Research

Screening and managing a low-risk pregnant population using continuous-wave Doppler ultrasound in a low-income population: A cohort analytical study

S Nkosi, J Makin, T Hlongwane, R C Pattinson

Abstract


Background. In South Africa (SA), the largest category of perinatal deaths is unexplained stillbirths. Two-thirds of these occur in the antenatal period and most fetuses are macerated, but at antenatal clinics the mothers were generally regarded as healthy, with low-risk pregnancies. Innovative methods are urgently required to detect fetuses at risk of stillbirth and manage the mothers appropriately.

Objectives. To determine the prevalence of raised resistance indices (RIs) of the umbilical artery in a low-risk, low-income population and ascertain whether use of this information can prevent perinatal deaths.

Methods. A descriptive study was performed in Mamelodi township, east of Pretoria, SA, on pregnant women attending antenatal clinics draining to two community health centres (CHCs). These women, classified as having low-risk pregnancies, were screened for placental insufficiency using a continuous-wave Doppler ultrasound apparatus (Umbiflow) between 28 and 32 weeks’ gestation. When a raised RI was detected, the mother was referred to a high-risk clinic and managed according to a standard protocol. A cohort analytical study compared women who attended antenatal care at the same clinics as the Umbiflow group but did not have an Umbiflow test with those who had an Umbiflow test. The outcomes of all the deliveries in Mamelodi were recorded. The prevalences of abnormal RIs, absent end-diastolic flow (AEDF), stillbirths and neonatal deaths were the main outcome measures.

Results. An Umbiflow RI was performed in 2 868 women, and pregnancy outcome was available for 2 539 fetuses (88.5%); 297 fetuses (11.7%) were regarded as at high risk. AEDF was found in 1.5% of the population screened with an outcome. There were 29 perinatal deaths in the Umbiflow group (low risk n=18, high risk n=11). The perinatal mortality rate for 12 168 women attending the CHCs and the antenatal clinics draining to the CHCs who did not have an RI was 21.3/1 000 births, significantly higher than that in the Umbiflow group (11.4/1 000 births) (risk ratio 0.58, 95% confidence interval 0.42 - 0.81).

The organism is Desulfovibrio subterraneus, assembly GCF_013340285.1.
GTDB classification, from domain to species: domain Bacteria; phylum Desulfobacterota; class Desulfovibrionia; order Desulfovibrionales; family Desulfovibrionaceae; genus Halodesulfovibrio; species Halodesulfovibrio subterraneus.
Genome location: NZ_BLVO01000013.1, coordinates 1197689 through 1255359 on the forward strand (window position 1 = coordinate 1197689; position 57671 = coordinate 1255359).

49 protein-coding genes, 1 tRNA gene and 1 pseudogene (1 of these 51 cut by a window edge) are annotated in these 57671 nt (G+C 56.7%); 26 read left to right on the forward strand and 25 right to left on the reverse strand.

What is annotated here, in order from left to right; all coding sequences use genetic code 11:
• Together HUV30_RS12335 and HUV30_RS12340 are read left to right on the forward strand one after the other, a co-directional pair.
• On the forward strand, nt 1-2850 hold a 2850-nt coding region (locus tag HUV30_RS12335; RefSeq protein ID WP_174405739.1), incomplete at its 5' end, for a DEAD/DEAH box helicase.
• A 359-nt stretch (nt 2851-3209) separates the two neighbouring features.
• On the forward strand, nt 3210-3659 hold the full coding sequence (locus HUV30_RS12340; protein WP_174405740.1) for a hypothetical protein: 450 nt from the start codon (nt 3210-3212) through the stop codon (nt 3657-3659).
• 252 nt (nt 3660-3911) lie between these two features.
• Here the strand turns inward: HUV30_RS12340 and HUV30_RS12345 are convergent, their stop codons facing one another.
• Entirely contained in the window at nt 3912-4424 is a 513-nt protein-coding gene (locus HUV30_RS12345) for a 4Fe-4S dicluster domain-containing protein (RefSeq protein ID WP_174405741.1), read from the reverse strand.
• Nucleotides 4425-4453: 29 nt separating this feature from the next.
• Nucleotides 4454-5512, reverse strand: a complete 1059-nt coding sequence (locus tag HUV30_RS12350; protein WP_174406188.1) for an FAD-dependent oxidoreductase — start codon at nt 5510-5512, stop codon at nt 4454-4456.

Conclusions. The prevalence of AEDF in this low-risk population is ~10 times higher than that previously recorded. Use of the information prevented a number of perinatal deaths, most of which would have been macerated stillbirths. Screening a low-risk pregnant population using continuous-wave Doppler ultrasound may substantially reduce the prevalence of unexplained stillbirths in SA.

 


Authors' affiliations

S Nkosi, South African Medical Research Council Maternal and Infant Health Care Strategies Unit, Faculty of Health Sciences, University of Pretoria, South Africa

J Makin, South African Medical Research Council Maternal and Infant Health Care Strategies Unit, Faculty of Health Sciences, University of Pretoria, South Africa

T Hlongwane, South African Medical Research Council Maternal and Infant Health Care Strategies Unit, Faculty of Health Sciences, University of Pretoria, South Africa

R C Pattinson, South African Medical Research Council Maternal and Infant Health Care Strategies Unit, Faculty of Health Sciences, University of Pretoria, South Africa

Full Text

PDF (267KB)

Keywords

Doppler ultrasound; Low-risk pregnancy; Stillbirth

Cite this article

South African Medical Journal 2019;109(5):347-352. DOI:10.7196/SAMJ.2019.v109i5.13611

Article History

Date submitted: 2019-04-29
Date published: 2019-04-29

Article Views

Abstract views: 75
Full text views: 89

Comments on this article

*Read our policy for posting comments here